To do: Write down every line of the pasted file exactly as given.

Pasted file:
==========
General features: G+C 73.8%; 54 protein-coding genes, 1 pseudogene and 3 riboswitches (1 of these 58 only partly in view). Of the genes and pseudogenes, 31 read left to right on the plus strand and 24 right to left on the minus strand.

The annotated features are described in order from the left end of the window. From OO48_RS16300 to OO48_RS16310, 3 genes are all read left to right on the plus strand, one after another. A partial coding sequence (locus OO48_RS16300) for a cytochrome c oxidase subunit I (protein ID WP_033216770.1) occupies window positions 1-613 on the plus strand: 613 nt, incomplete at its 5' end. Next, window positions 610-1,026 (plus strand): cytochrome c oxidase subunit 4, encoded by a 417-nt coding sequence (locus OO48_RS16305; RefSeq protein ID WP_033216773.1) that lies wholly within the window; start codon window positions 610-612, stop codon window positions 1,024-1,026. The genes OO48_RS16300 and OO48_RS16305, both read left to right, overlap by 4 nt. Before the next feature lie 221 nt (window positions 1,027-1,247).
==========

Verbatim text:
General features: G+C 73.8%; 54 protein-coding genes, 1 pseudogene and 3 riboswitches (1 of these 58 only partly in view). Of the genes and pseudogenes, 31 read left to right on the plus strand and 24 right to left on the minus strand.

The annotated features are described in order from the left end of the window. From OO48_RS16300 to OO48_RS16310, 3 genes are all read left to right on the plus strand, one after another. A partial coding sequence (locus OO48_RS16300) for a cytochrome c oxidase subunit I (protein ID WP_033216770.1) occupies window positions 1-613 on the plus strand: 613 nt, incomplete at its 5' end. Next, window positions 610-1,026 (plus strand): cytochrome c oxidase subunit 4, encoded by a 417-nt coding sequence (locus OO48_RS16305; RefSeq protein ID WP_033216773.1) that lies wholly within the window; start codon window positions 610-612, stop codon window positions 1,024-1,026. The genes OO48_RS16300 and OO48_RS16305, both read left to right, overlap by 4 nt. Before the next feature lie 221 nt (window positions 1,027-1,247).